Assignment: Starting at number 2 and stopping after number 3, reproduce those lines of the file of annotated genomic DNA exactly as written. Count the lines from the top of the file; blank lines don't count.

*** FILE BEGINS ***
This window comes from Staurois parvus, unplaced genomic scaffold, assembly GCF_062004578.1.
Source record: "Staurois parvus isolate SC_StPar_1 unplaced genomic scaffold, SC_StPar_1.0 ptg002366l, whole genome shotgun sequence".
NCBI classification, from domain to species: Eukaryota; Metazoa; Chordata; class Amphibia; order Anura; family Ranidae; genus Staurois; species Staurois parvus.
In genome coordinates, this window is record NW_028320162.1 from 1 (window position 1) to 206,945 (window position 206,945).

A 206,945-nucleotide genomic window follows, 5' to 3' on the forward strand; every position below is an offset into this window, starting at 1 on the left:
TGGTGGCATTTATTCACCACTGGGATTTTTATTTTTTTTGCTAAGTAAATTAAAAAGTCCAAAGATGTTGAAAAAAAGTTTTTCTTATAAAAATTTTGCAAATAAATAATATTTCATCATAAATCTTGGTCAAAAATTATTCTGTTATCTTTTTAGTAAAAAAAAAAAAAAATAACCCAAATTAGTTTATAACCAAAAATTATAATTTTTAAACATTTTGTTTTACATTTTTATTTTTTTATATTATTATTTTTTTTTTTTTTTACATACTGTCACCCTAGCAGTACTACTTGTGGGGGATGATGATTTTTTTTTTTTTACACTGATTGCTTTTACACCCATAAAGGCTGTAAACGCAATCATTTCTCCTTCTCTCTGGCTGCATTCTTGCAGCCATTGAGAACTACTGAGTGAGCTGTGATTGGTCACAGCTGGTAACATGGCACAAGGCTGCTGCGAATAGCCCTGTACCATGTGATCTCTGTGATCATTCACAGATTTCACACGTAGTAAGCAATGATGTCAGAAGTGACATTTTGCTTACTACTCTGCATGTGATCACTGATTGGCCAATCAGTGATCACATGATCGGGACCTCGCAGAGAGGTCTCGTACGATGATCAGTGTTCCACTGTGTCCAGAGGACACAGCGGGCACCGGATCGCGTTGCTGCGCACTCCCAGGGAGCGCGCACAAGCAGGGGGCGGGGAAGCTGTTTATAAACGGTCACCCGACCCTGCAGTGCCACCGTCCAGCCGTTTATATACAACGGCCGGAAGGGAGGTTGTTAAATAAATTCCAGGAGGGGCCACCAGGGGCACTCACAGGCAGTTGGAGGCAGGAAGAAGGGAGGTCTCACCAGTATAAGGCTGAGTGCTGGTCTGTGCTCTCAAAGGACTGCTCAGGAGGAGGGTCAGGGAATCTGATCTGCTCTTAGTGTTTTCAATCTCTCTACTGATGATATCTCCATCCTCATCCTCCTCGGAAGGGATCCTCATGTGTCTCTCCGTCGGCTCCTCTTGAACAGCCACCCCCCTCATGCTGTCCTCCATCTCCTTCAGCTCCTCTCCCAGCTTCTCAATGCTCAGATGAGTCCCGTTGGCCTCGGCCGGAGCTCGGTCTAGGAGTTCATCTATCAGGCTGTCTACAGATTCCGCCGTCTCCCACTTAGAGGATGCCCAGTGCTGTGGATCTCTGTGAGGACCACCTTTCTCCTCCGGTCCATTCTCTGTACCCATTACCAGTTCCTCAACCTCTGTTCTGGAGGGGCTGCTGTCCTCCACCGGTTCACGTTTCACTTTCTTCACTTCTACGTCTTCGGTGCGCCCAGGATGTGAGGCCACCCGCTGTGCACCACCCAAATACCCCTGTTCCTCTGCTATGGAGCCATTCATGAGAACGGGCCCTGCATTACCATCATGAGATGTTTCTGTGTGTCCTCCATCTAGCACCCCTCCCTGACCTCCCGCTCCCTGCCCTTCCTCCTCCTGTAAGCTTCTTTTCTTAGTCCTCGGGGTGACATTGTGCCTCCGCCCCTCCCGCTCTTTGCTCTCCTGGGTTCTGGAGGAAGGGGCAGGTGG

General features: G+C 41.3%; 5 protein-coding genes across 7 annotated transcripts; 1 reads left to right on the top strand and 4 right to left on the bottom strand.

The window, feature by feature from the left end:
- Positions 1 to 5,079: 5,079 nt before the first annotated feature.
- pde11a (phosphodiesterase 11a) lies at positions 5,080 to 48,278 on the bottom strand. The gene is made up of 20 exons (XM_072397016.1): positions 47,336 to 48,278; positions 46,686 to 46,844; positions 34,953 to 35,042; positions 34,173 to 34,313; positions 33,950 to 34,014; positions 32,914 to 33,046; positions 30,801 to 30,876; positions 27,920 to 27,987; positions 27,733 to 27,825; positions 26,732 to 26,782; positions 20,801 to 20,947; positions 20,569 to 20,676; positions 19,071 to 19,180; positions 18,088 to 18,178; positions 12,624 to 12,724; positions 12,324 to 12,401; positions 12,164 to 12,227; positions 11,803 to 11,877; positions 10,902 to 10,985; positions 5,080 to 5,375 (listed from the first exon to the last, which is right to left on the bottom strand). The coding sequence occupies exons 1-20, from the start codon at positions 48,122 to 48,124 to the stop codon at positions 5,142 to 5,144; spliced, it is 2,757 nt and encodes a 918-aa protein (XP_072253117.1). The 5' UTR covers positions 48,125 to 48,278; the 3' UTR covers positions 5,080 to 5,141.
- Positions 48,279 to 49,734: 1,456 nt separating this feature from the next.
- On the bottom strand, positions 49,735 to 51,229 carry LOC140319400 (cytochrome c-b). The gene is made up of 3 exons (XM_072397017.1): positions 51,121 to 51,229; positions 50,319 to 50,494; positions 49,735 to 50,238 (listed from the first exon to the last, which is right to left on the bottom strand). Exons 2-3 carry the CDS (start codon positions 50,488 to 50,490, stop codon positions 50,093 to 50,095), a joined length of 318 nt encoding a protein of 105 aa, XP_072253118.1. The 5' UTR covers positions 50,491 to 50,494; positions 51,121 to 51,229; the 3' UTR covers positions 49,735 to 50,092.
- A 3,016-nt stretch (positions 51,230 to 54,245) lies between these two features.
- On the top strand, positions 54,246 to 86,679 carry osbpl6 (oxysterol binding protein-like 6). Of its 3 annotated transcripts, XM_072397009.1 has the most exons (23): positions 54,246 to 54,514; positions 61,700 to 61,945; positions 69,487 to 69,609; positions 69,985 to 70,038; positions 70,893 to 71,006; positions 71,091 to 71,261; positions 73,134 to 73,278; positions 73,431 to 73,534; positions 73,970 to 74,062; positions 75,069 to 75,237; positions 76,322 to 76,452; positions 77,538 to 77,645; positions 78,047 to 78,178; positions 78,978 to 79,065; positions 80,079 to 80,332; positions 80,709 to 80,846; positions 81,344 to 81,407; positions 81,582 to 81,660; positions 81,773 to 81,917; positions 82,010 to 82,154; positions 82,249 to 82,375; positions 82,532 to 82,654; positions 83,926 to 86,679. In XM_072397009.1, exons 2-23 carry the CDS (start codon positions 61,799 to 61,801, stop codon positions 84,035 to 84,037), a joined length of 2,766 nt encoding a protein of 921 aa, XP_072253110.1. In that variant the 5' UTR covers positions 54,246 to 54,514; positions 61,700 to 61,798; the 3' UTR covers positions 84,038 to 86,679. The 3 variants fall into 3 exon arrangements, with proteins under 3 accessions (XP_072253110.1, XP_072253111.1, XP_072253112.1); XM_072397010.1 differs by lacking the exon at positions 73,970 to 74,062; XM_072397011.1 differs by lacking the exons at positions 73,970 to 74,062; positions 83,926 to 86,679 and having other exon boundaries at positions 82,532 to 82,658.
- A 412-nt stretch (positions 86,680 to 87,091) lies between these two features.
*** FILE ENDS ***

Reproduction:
Source record: "Staurois parvus isolate SC_StPar_1 unplaced genomic scaffold, SC_StPar_1.0 ptg002366l, whole genome shotgun sequence".
NCBI classification, from domain to species: Eukaryota; Metazoa; Chordata; class Amphibia; order Anura; family Ranidae; genus Staurois; species Staurois parvus.